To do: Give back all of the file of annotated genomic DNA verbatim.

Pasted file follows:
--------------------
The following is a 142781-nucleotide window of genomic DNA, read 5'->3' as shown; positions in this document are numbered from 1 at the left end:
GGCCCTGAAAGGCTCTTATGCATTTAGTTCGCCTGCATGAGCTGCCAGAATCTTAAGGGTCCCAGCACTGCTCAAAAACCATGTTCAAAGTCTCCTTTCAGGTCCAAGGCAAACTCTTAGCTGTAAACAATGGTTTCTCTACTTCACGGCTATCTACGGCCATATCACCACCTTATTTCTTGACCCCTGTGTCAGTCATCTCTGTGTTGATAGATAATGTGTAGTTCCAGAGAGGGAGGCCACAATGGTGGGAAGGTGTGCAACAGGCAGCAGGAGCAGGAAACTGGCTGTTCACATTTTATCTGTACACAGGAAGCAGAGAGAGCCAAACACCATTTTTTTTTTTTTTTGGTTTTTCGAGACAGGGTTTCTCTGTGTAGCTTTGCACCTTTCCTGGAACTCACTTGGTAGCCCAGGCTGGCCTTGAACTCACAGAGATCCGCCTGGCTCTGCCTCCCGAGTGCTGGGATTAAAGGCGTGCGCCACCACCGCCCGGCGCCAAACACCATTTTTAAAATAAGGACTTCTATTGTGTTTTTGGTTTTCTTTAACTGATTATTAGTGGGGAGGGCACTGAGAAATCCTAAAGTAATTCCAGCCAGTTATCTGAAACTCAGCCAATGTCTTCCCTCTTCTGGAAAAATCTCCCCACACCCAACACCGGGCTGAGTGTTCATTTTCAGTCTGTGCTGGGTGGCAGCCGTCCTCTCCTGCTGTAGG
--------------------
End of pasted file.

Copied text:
The following is a 142781-nucleotide window of genomic DNA, read 5'->3' as shown; positions in this document are numbered from 1 at the left end:
GGCCCTGAAAGGCTCTTATGCATTTAGTTCGCCTGCATGAGCTGCCAGAATCTTAAGGGTCCCAGCACTGCTCAAAAACCATGTTCAAAGTCTCCTTTCAGGTCCAAGGCAAACTCTTAGCTGTAAACAATGGTTTCTCTACTTCACGGCTATCTACGGCCATATCACCACCTTATTTCTTGACCCCTGTGTCAGTCATCTCTGTGTTGATAGATAATGTGTAGTTCCAGAGAGGGAGGCCACAATGGTGGGAAGGTGTGCAACAGGCAGCAGGAGCAGGAAACTGGCTGTTCACATTTTATCTGTACACAGGAAGCAGAGAGAGCCAAACACCATTTTTTTTTTTTTTTGGTTTTTCGAGACAGGGTTTCTCTGTGTAGCTTTGCACCTTTCCTGGAACTCACTTGGTAGCCCAGGCTGGCCTTGAACTCACAGAGATCCGCCTGGCTCTGCCTCCCGAGTGCTGGGATTAAAGGCGTGCGCCACCACCGCCCGGCGCCAAACACCATTTTTAAAATAAGGACTTCTATTGTGTTTTTGGTTTTCTTTAACTGATTATTAGTGGGGAGGGCACTGAGAAATCCTAAAGTAATTCCAGCCAGTTATCTGAAACTCAGCCAATGTCTTCCCTCTTCTGGAAAAATCTCCCCACACCCAACACCGGGCTGAGTGTTCATTTTCAGTCTGTGCTGGGTGGCAGCCGTCCTCTCCTGCTGTAGG